I also think that charts etc should go here (although boxplots, stem and leaf and any of the other nonsensical ones should be scrapped and forgotten about forever, along with transformations by hand!)

That would leave maths. The higher number stuff would be here (prime factorising, etc). The majority of GCSE algebra would be there too, and some a level stuff too (I’d forget about the GCSE nth term stuff, and go straight to the A level stuff!) I’d like an introduction to calculus and an introduction to topology. Some higher probability stuff, and a good basis to build A Level stats on (variance etc). Perhaps and introduction to matrices and complex numbers too!

I think there are many positives about these ideas, but I would worry about the take up of maths GCSE, and the potential damage that could do to maths A Level and undergraduate take up further down the line.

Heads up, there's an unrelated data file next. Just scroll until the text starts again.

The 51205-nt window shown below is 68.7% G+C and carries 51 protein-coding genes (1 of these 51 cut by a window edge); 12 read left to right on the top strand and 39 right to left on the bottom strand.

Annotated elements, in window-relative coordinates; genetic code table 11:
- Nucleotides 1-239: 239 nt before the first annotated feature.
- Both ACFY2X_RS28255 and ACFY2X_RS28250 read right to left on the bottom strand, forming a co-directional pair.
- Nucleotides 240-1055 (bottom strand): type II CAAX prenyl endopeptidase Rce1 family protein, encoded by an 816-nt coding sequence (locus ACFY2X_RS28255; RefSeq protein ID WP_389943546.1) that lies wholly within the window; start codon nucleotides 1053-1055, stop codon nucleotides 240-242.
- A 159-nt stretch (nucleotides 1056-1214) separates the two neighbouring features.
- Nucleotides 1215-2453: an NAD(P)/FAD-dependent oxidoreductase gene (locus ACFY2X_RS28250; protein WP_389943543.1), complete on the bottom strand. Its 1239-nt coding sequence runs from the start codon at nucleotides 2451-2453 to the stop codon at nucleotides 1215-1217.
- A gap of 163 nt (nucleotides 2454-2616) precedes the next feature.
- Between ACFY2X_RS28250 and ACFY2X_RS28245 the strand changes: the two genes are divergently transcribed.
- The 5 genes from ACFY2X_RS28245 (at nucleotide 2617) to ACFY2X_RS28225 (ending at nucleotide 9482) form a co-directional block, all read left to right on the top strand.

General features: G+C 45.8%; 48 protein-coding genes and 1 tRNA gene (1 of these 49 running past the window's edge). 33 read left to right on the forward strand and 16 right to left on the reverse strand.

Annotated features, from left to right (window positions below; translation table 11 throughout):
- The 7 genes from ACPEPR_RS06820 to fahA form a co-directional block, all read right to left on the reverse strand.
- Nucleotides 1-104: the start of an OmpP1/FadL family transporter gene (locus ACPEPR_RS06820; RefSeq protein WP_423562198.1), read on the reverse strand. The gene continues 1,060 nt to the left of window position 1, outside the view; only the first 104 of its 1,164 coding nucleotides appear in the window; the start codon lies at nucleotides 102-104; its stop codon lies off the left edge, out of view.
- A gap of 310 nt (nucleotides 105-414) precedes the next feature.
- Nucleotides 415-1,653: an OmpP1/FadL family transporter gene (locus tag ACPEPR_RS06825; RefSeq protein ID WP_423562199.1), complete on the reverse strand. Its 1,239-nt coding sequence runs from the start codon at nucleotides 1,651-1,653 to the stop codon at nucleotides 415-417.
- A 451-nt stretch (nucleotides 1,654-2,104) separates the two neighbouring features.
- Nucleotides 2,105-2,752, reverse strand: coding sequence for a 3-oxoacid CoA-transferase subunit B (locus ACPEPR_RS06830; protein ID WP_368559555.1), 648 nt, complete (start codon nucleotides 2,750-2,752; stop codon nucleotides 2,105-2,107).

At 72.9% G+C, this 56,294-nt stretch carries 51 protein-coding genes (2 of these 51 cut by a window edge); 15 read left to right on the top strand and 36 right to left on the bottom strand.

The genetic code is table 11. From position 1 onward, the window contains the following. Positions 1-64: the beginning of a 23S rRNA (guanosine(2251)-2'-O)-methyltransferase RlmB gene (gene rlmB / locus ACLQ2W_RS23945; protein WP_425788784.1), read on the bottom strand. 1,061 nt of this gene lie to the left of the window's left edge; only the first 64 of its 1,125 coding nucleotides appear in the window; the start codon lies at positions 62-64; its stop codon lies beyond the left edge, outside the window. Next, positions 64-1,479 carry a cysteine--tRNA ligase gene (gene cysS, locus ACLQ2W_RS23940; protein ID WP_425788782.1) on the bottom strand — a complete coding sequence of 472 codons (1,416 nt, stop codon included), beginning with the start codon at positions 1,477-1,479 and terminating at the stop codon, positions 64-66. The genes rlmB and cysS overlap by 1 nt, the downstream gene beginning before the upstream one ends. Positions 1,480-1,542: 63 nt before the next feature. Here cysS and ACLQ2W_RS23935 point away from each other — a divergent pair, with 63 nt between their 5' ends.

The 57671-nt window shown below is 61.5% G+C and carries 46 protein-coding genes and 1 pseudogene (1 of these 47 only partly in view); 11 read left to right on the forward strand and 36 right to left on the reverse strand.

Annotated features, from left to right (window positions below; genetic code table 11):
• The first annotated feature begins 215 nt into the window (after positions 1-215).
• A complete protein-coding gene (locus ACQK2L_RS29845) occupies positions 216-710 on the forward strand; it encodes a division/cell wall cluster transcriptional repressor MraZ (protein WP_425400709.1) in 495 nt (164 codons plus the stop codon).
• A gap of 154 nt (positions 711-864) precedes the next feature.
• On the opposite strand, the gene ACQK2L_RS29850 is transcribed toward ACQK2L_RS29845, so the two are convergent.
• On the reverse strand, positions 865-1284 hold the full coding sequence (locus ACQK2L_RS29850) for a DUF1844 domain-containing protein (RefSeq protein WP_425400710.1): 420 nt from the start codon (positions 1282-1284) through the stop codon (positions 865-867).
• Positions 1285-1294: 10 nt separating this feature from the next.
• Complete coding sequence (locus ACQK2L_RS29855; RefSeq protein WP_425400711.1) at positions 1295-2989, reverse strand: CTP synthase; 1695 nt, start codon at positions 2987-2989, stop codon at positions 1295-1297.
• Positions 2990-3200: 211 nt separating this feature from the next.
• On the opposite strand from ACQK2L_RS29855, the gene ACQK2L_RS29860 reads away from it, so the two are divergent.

If you have anything to add, please comment, and if you have any links to other blogs etc around these ideas, I’d love to have them too.

## Calculators are NOT the enemy

January 7, 2014 1 comment

In December I wrote a post entitled “Why calculators should be banned.” It caused a bit of a stir and opened a wider discussion, which was great. Colin Beveridge, (@icecolbeveridge) co-host of the great “Wrong, but useful”, (Which you can read a review of here) has been in touch and has written this guest post:

You could – if you were the benevolent dictator of the world – reduce the number of deaths on Britain’s roads to zero overnight, in one fell swoop, by simply abolishing the car.

Brilliant, effective solution, with many side benefits: no more car crime, much less pollution, no more traffic jams, fitter populace, probably a rejuvenation of town centres. It’s a fantastic idea.

Except, of course, if you want to get anywhere that’s not served by public transport, or need to get to the hospital in a hurry, or pick your kids up from the school disco. I would suggest that, if you were to implement such a policy, you wouldn’t be seen as a benevolent dictator for long.